I’ve been sharing some of Matthew Henry’s thoughts on how to govern our own anger. Now I want to share how Matthew Henry advises one to be meek when others are angry at him. Meekness is needful not only when we ourselves are angry, but also when we need to bear patiently the anger of others–especially in reference to our superiors and equals.
Commonly, that which provokes anger is anger, as fire kindles fire; now meekness prevents that violent collision which forces out these sparks, and softens at least one side, and so puts a stop to a great deal of mischief; for it is the second blow that makes the quarrel.
First of all, we need to think carefully about how to prevent the anger of others by trying not to sin against or to offend others; instead we learn to “please our neighbor for good to edification.” (Romans 15:2) As much as we are able, we need to try to live peaceably with other people and to be accommodating to different personalities than ours. How often do we excuse a lack of unity with another Christian because she’s “just a different personality than mine”? (In fact, this exact issue was a major cause of missionary interpersonal problems that I know of.)
Henry reminds that every relation and interaction with others would be easier and more comfortable if we would only be more used to accommodate. Some people seem to take pleasure in being difficult or unkind, but the law of Christ forbids us to “provoke one another,” (Galatians 5:26) unless it be to “love and to good works.”
But because tensions will come at times, even when you were trying to be careful, our next concern should be how to handle ourselves when we find ourselves on the receiving end of anger so that we don’t make things worse. In these times, meekness will either make you to be silent or to give a soft answer.
Don’t Say Anything!
You know the old adage, “If you can’t say something nice, don’t say anything at all.”
This is the first reason we need meekness when others are angry, and when we likewise are angry back–so that we can hold our peace. Do you remember the story of the Dutch boy who held back the entire dike with his finger, saving his town? He kept his finger in a small hole in a dike for an entire night, knowing that if he did not, the entire dike would be breached, and all of the water would come through and flood the town. That’s how an argument can be–like a leak in a dam that is very hard to stop before the water breaks through the entire wall.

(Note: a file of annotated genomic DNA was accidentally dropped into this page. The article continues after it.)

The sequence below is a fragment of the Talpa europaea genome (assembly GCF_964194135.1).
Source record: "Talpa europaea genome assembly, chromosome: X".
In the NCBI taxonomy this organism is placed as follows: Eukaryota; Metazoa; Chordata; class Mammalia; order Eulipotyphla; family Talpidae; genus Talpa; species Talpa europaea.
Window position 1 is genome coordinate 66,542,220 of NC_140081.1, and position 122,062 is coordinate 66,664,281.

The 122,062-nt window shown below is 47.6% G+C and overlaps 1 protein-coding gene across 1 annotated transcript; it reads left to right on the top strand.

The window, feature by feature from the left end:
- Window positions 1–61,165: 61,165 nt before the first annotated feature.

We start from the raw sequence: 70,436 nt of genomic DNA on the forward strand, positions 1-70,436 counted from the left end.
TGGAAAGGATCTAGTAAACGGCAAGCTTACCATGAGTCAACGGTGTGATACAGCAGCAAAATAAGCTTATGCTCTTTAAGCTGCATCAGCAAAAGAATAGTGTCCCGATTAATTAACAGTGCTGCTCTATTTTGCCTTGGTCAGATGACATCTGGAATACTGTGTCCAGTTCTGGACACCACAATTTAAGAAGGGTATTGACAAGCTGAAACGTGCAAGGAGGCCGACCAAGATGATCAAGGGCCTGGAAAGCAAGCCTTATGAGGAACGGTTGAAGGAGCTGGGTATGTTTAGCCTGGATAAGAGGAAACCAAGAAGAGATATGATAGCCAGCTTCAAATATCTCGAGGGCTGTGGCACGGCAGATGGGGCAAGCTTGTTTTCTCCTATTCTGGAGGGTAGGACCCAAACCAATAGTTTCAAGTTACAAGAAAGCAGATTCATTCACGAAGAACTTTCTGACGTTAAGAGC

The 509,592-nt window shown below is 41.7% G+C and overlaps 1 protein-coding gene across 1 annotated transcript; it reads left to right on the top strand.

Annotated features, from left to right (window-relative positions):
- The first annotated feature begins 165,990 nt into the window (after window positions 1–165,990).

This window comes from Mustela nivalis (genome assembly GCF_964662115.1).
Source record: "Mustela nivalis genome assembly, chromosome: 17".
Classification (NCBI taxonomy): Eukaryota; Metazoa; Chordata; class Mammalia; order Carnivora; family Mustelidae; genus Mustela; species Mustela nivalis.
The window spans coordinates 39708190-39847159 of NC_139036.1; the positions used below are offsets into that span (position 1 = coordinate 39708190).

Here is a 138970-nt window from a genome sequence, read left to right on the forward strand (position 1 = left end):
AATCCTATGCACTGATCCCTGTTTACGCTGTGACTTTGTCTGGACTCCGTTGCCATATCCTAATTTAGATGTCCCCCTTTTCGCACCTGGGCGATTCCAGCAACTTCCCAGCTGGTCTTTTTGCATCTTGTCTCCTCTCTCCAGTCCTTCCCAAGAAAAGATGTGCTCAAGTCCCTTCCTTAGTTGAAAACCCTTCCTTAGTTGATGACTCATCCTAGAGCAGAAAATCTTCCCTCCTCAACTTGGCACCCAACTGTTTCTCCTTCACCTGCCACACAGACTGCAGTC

Those who find themselves wronged and aggrieved think they may have permission to speak, but it is better to be silent than to speak amiss and make work for repentance….if we soberly reflect we shall find we have been often the worse for our speaking, but seldom the worse for our silence.
When thou art the hammer, knock thy fill;
But when thou art the anvil, lie thou still.
But what about when they are angry with you for NO good REASON?! Even then, we need to wait before attempting to vindicate ourselves. “There is nothing said or done in passion but it may be better said and better done afterwards. [when we are calm]”
Remember those three rules of speech? Is it kind, necessary, and true? Sometimes it may be needful and true; but if it is spoken in a moment of anger, it will hurt rather than help. Sometimes you may even consider whether you could get someone else to say for you what needs to be said, rather than saying it yourself.
But if we in our meekness are run over unfairly, God “will bring forth our righteousness as the light, and our judgment as the noonday.” (Psalm 37:6) It would be better to leave it in His hands than to try to clear ourselves, “lest that which we call clearing ourselves, God should call quarreling with our brethren.”
I as a deaf man heard not, I was a dumb man that openeth not his mouth.”
David said these words in Psalm 38:13 when others tried to hurt him with their speech. This doesn’t mean that he had nothing to say, or that he was unable to answer; but that he trusted in God. God heard, and God would do what was right, more than he. If you’re doing right, and you suffer for it through the anger of someone else, don’t spoil the rewards and just cause you can put before God on your account by mismanaging how you seek to vindicate yourself. Christ our great example was “as a lamb dumb before the shearers.”
It is indeed a great piece of self-denial to be silent when we have enough to say, and provocation to say it; but if we do thus control our tongues, out of a pure regard for peace and love, it will turn to a good account, and will be an evidence for us that we are Christ’s disciples, having learned to deny ourselves. It is better by silence to yield to our brother, who is, or has been, or may be, our friend, than by angry speaking to yield to the devil, who has been, and is, and ever will be, our sworn enemy.
This is my attempt to rephrase Matthew Henry’s book The Quest for Meekness and Quietness of Spirit.
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